Are You Like Most People, and Stop Using Most Apps Soon After Installing Them?

Android ios app retention rate

Flurry posted the results of a recent study of app usage, taking a look not only at how Android stacks up against iOS, but also at app retention rate – the percentage of users that continue to use an app in the 12 months after acquiring it. The results are somewhat stunning, showing that the retention rate in the first month after acquisition is only 38%. That number then drops steadily, reaching 4% after 12 months. Do you find yourself discarding apps at such a fast rate?

The drop off in month one could be explained by the fact that people try out apps, and might install many apps just out of curiosity. But the numbers continue to drop at a steady rate, suggesting that users are very selective about the apps that they continue to use.

Out of curiosity, I took a look at my phone. I tried to eyeball the number of apps that I’ve been using for more than a few months. It wasn’t an exact analysis, but I’d approximate that about 24 apps have been on my Galaxy S for 6 months or longer. If I hadn’t recently switched to a new custom ROM, which entailed a total wipe and reinstall of my phone, those numbers might be higher. There are 120 apps listed in my Android Market account, which seems to list all apps I’ve ever downloaded through the Market. I can only think of one or two occasions where I sideloaded an app outside the Market. I can’t perform the same analysis performed by Flurry, since I don’t know how many apps were on my phone 10 months ago, but my retention rate is probably higher than the rate in the Flurry study, since 5% of anything I’ve ever downloaded is still on my phone.

What does your gut tell you? Are you like most users, and stop using most apps shortly after installing them?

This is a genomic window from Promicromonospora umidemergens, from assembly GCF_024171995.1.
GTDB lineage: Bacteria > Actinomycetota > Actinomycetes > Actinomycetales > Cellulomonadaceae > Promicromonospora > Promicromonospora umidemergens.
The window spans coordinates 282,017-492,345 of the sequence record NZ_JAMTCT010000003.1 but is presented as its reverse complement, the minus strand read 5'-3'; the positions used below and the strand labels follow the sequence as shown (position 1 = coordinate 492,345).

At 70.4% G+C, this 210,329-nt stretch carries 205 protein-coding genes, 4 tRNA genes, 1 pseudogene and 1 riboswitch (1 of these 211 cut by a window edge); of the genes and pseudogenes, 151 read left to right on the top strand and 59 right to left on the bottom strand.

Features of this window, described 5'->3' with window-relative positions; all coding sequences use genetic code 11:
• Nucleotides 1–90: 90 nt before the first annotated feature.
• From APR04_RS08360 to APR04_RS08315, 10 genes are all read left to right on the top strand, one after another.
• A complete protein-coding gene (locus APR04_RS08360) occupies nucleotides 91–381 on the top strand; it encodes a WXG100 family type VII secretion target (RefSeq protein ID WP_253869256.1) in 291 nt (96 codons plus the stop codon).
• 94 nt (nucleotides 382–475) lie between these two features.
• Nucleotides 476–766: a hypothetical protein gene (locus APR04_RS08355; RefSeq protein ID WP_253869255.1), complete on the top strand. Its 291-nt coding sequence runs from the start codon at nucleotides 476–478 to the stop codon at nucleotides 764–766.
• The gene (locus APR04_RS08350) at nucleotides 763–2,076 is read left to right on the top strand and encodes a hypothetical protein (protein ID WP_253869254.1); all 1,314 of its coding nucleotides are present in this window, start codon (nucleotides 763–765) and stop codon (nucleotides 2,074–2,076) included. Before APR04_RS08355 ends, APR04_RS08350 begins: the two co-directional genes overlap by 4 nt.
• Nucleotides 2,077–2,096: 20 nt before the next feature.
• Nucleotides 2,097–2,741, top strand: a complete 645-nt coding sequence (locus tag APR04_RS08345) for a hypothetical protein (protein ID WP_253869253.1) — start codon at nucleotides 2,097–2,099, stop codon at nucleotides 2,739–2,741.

iOS & Android Apps Challenged by Traffic Acquisition Not Discovery [Flurry, via TUAW and the Steve Rubel Twitter stream]

Evan Kline

Hello, I'm Evan. I write about tech from my perspective – that of the average 40-something tech geek. You can also find me on Twitter and at my real-life job as a lawyer.    MORE ABOUT ME.


  1. I do the same thing Evan! It is just like keeping so many things with us while using very few of them. I had many applications loaded in my android phone. One day the phone started responding really slow and applications were stuck. After deleting some applications, I realized that the phone and other applications were working fine. It is always best to get rid of things that are not of any use.

  2. I don’t use mobile apps … but is this behavior much different than desktop downloads?

    There’s a lot of software that I’ve downloaded, use a few times, and then never used again.

    There’s also a fair amount of software that I use infrequently, but is nonetheless valuable to me. My usage of GIMP, for example, is very stop-and-go. I’ll go a month without using it, then use it a lot for a few days, then not use it again for a month.

    • I guess the big difference, at least with paid apps, is price. I bet many people buy iOS apps for $0.99, and then never use them, whereas a desktop app is more expensive (again, not counting the free stuff).

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